Colorful Mathematics: Part I
5. Some history
Kempe's argument was so convincing that it was quite a few years before Percy Heawood noticed that it was incorrect. Kempe's approach reduced the problem to coloring the faces of 3-valent plane maps. The key idea of the proof involved is what are known today as Kempe chains. Suppose that one is coloring a map and one has a 4-sided region R which has faces which have been already colored with the four colors available. Kempe wanted to be able to recolor the map so that the coloring rule was met but that R could be colored. Suppose the colors (a, b, c, and d) around the region R are as represented in the diagram below:
Now consider all the regions that are colored b and d. Either there is a chain of b- and d-colored regions that connect region 4 and region 2, or no such chain exists. If no such chain exists, we can interchange the colors of region 4 and those regions to which it is connected in the d-b color chain, leaving region 2 colored by b. This color interchange colors region 4 with b. Now, region 4 and region 2 are colored b and we have the neighbors of R using only three colors, so that we can use the 4th color (b) for region R. In the case that there is a chain of d- and b-colored faces from region 2 to region 4, we can be assured, by a simple topological result following from the Jordan Curve Theorem, that there can be no chain of a- and c-colored faces from region 1 to region 3. Thus, arguing as we did above, we can free up a color to use on region R. Kempe chains can be adapted to apply in the vertex coloring version of the 4-color problem.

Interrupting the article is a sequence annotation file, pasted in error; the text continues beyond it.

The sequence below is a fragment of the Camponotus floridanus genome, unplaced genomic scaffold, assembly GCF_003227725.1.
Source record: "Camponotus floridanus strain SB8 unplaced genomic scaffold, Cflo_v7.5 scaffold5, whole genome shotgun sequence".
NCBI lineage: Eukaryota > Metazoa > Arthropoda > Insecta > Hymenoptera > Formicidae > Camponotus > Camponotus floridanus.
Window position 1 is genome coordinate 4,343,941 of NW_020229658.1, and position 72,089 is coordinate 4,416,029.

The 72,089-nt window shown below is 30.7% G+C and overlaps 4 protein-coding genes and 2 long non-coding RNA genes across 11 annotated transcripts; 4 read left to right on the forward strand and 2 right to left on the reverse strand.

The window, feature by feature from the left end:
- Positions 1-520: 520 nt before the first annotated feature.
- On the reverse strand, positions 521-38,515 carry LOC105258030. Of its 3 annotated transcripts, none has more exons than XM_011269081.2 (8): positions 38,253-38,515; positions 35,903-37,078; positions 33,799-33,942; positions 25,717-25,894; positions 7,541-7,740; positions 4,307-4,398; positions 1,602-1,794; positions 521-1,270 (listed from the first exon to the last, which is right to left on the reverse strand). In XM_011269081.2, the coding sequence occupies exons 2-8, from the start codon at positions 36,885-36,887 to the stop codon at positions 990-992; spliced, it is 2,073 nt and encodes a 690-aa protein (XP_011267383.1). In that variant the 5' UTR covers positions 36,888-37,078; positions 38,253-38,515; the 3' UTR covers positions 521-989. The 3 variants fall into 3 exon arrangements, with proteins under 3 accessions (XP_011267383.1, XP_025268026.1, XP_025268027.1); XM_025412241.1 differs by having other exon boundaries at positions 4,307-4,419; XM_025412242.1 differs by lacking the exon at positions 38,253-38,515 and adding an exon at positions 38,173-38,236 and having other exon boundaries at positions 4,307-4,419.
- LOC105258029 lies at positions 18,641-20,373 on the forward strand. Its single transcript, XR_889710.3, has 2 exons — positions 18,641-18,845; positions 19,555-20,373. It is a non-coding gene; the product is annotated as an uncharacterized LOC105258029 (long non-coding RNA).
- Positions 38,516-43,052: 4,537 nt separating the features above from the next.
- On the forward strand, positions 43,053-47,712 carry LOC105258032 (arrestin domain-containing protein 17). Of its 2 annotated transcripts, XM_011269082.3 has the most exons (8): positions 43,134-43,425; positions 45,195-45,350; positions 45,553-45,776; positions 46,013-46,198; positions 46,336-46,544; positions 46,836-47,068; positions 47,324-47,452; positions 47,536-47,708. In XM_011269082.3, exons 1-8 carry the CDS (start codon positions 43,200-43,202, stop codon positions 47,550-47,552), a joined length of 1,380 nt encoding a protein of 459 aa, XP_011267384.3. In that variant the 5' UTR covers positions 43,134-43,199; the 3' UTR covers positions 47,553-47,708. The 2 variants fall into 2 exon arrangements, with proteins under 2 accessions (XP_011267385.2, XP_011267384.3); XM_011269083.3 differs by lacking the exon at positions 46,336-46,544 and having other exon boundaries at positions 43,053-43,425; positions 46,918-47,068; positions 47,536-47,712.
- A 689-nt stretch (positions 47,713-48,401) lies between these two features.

The genus of a surface with positive genus g can be thought of as a sphere with g handles attached. You can think of a surface with genus 1 as a donut (torus with 1 hole) and a surface with genus 2 as a donut with two holes. Eventually, in 1968 G. Ringel and J.W.T. Youngs showed that one can replace the inequality above with an equality. The issue of the chromatic number for maps on surfaces with negative genus (unorientable surfaces) has also been accomplished; all this, before the four-color problem, which emerges from the formula above when g is set to be zero, was settled! Thus, Heawood formulated ideas that have kept people interested in coloring problems busy to the present day. Not only did he make important contributions to graph-coloring problems, but he is famous for his devotion to overseeing repairs to Durham Castle in England, which had, due to neglect, developed structural problems. Heawood helped to ensure that it was restored to its former glory.
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